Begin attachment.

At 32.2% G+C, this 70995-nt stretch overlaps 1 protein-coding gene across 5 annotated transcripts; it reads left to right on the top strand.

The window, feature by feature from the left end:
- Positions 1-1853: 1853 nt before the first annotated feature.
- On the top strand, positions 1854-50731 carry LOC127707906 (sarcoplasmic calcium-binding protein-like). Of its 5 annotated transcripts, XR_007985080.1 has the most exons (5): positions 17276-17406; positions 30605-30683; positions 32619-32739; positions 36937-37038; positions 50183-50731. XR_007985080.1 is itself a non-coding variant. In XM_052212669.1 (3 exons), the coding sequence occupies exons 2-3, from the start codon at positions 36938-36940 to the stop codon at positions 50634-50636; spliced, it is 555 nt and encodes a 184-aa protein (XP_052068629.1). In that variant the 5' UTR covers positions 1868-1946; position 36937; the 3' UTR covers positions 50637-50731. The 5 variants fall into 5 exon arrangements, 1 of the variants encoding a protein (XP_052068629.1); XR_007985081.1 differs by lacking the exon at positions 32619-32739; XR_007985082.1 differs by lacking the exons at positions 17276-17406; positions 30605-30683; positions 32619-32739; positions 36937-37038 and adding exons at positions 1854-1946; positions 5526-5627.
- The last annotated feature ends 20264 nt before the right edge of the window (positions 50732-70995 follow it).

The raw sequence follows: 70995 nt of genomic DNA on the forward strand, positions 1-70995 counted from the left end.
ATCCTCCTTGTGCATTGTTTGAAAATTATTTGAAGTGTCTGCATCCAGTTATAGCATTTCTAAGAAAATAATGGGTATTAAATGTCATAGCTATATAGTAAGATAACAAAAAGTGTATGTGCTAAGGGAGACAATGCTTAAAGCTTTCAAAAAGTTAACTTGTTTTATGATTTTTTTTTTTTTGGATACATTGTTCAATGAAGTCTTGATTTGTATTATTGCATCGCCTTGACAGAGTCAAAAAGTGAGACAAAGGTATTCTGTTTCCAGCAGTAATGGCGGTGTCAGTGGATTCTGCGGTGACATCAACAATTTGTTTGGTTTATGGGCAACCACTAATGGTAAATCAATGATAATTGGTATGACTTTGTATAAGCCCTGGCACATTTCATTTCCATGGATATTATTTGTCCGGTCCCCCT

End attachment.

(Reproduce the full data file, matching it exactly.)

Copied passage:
At 32.2% G+C, this 70995-nt stretch overlaps 1 protein-coding gene across 5 annotated transcripts; it reads left to right on the top strand.

The window, feature by feature from the left end:
- Positions 1-1853: 1853 nt before the first annotated feature.
- On the top strand, positions 1854-50731 carry LOC127707906 (sarcoplasmic calcium-binding protein-like). Of its 5 annotated transcripts, XR_007985080.1 has the most exons (5): positions 17276-17406; positions 30605-30683; positions 32619-32739; positions 36937-37038; positions 50183-50731. XR_007985080.1 is itself a non-coding variant. In XM_052212669.1 (3 exons), the coding sequence occupies exons 2-3, from the start codon at positions 36938-36940 to the stop codon at positions 50634-50636; spliced, it is 555 nt and encodes a 184-aa protein (XP_052068629.1). In that variant the 5' UTR covers positions 1868-1946; position 36937; the 3' UTR covers positions 50637-50731. The 5 variants fall into 5 exon arrangements, 1 of the variants encoding a protein (XP_052068629.1); XR_007985081.1 differs by lacking the exon at positions 32619-32739; XR_007985082.1 differs by lacking the exons at positions 17276-17406; positions 30605-30683; positions 32619-32739; positions 36937-37038 and adding exons at positions 1854-1946; positions 5526-5627.
- The last annotated feature ends 20264 nt before the right edge of the window (positions 50732-70995 follow it).

The raw sequence follows: 70995 nt of genomic DNA on the forward strand, positions 1-70995 counted from the left end.
ATCCTCCTTGTGCATTGTTTGAAAATTATTTGAAGTGTCTGCATCCAGTTATAGCATTTCTAAGAAAATAATGGGTATTAAATGTCATAGCTATATAGTAAGATAACAAAAAGTGTATGTGCTAAGGGAGACAATGCTTAAAGCTTTCAAAAAGTTAACTTGTTTTATGATTTTTTTTTTTTTGGATACATTGTTCAATGAAGTCTTGATTTGTATTATTGCATCGCCTTGACAGAGTCAAAAAGTGAGACAAAGGTATTCTGTTTCCAGCAGTAATGGCGGTGTCAGTGGATTCTGCGGTGACATCAACAATTTGTTTGGTTTATGGGCAACCACTAATGGTAAATCAATGATAATTGGTATGACTTTGTATAAGCCCTGGCACATTTCATTTCCATGGATATTATTTGTCCGGTCCCCCT